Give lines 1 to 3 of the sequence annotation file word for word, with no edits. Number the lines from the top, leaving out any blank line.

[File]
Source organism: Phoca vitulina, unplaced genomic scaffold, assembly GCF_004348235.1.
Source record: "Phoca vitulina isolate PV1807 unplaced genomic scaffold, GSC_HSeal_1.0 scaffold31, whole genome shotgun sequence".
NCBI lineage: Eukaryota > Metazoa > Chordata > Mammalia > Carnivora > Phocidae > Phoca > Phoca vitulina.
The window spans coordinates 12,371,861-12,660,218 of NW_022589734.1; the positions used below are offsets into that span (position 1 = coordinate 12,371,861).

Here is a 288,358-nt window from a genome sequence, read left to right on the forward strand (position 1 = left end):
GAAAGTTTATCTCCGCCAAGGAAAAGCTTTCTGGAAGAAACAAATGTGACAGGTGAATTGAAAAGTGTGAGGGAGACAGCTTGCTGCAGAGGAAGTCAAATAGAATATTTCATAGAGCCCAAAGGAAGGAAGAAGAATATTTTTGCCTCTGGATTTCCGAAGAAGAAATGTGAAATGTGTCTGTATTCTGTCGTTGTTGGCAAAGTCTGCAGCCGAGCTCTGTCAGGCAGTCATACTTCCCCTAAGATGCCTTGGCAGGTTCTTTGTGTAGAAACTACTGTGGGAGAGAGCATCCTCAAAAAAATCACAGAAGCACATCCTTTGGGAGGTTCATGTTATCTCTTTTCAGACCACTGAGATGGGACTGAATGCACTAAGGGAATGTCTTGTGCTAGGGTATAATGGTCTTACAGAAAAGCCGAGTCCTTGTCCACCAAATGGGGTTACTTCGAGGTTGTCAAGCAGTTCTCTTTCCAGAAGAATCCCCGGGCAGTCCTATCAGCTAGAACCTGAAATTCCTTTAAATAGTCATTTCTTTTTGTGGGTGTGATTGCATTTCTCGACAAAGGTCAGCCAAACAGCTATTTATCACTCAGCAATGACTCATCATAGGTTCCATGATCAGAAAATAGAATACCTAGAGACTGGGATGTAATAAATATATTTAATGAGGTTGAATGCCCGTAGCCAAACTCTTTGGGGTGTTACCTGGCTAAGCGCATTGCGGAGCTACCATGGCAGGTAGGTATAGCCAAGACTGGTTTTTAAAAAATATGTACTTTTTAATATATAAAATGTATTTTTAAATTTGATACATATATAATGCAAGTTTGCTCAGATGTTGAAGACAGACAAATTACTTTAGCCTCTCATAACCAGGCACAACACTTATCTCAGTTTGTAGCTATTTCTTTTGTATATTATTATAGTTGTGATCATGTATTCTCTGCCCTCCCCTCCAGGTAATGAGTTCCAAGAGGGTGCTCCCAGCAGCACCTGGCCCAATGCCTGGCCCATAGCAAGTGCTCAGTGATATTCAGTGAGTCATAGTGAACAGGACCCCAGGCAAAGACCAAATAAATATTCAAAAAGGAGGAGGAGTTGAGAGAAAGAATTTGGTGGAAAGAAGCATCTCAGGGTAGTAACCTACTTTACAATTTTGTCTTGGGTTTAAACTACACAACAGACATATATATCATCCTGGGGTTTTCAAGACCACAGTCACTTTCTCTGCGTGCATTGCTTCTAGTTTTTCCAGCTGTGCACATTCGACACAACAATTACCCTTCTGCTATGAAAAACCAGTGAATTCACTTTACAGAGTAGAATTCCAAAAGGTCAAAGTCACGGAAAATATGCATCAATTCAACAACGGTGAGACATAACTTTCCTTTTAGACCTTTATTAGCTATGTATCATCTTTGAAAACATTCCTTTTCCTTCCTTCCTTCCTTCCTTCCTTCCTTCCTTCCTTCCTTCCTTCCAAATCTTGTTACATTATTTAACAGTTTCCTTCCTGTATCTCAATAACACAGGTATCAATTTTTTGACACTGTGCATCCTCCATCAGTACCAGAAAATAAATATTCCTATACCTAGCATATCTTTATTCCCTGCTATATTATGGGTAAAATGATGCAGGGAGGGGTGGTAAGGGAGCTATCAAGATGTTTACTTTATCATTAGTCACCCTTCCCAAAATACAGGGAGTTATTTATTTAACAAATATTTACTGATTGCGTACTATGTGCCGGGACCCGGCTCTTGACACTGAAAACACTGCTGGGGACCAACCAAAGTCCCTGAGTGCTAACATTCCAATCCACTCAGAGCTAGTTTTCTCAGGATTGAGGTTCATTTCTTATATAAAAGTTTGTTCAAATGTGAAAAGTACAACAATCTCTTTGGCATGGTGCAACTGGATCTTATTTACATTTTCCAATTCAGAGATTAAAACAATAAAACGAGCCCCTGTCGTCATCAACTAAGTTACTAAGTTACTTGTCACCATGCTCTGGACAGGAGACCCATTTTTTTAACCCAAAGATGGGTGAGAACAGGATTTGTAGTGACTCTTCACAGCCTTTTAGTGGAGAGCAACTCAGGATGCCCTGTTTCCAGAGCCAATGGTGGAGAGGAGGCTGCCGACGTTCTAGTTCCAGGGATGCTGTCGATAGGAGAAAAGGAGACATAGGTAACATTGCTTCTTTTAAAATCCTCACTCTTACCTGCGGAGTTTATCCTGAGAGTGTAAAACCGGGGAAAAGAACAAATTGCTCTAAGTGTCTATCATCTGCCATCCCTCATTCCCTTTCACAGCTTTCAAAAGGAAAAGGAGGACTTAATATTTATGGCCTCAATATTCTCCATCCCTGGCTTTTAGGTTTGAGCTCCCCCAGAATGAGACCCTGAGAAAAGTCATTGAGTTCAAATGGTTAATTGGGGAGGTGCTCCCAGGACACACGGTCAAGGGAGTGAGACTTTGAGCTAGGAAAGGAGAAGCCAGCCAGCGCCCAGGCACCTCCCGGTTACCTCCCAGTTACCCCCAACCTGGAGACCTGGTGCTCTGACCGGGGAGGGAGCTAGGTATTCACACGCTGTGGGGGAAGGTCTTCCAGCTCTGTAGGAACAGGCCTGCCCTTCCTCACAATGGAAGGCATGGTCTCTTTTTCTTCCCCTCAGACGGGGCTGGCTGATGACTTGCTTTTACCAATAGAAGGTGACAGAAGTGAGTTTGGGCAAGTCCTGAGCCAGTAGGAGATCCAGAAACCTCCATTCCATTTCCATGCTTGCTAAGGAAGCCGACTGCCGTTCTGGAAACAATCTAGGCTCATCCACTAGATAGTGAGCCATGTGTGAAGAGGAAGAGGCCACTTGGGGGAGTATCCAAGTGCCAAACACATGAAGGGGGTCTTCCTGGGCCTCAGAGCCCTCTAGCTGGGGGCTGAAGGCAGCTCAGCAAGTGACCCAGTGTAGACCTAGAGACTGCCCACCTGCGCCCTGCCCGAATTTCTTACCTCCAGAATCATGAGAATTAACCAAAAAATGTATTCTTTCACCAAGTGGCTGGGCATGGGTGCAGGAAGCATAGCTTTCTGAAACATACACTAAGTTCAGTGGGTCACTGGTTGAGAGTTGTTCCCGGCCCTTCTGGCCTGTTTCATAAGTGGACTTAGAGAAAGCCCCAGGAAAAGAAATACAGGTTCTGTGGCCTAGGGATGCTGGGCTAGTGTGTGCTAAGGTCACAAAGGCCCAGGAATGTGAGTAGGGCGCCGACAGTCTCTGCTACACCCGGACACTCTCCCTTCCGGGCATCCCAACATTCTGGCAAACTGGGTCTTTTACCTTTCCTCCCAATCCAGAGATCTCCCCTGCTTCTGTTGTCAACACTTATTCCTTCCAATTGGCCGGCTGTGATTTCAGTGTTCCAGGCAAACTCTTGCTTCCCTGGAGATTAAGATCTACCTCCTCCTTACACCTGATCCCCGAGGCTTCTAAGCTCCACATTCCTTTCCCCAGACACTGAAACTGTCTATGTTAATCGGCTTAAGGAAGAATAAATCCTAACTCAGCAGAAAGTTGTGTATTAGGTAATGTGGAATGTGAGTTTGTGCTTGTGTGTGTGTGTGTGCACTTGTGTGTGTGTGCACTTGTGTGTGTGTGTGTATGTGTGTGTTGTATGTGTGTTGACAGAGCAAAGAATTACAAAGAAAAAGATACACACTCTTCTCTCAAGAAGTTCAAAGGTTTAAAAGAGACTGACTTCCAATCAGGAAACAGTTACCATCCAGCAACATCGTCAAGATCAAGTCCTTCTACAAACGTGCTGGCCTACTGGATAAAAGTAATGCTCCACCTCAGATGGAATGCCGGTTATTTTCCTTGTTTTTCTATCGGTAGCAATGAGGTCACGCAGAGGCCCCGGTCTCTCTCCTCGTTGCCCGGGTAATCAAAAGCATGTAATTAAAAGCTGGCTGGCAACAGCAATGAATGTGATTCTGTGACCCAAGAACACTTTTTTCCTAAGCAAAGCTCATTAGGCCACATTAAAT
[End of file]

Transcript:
Source organism: Phoca vitulina, unplaced genomic scaffold, assembly GCF_004348235.1.
Source record: "Phoca vitulina isolate PV1807 unplaced genomic scaffold, GSC_HSeal_1.0 scaffold31, whole genome shotgun sequence".
NCBI lineage: Eukaryota > Metazoa > Chordata > Mammalia > Carnivora > Phocidae > Phoca > Phoca vitulina.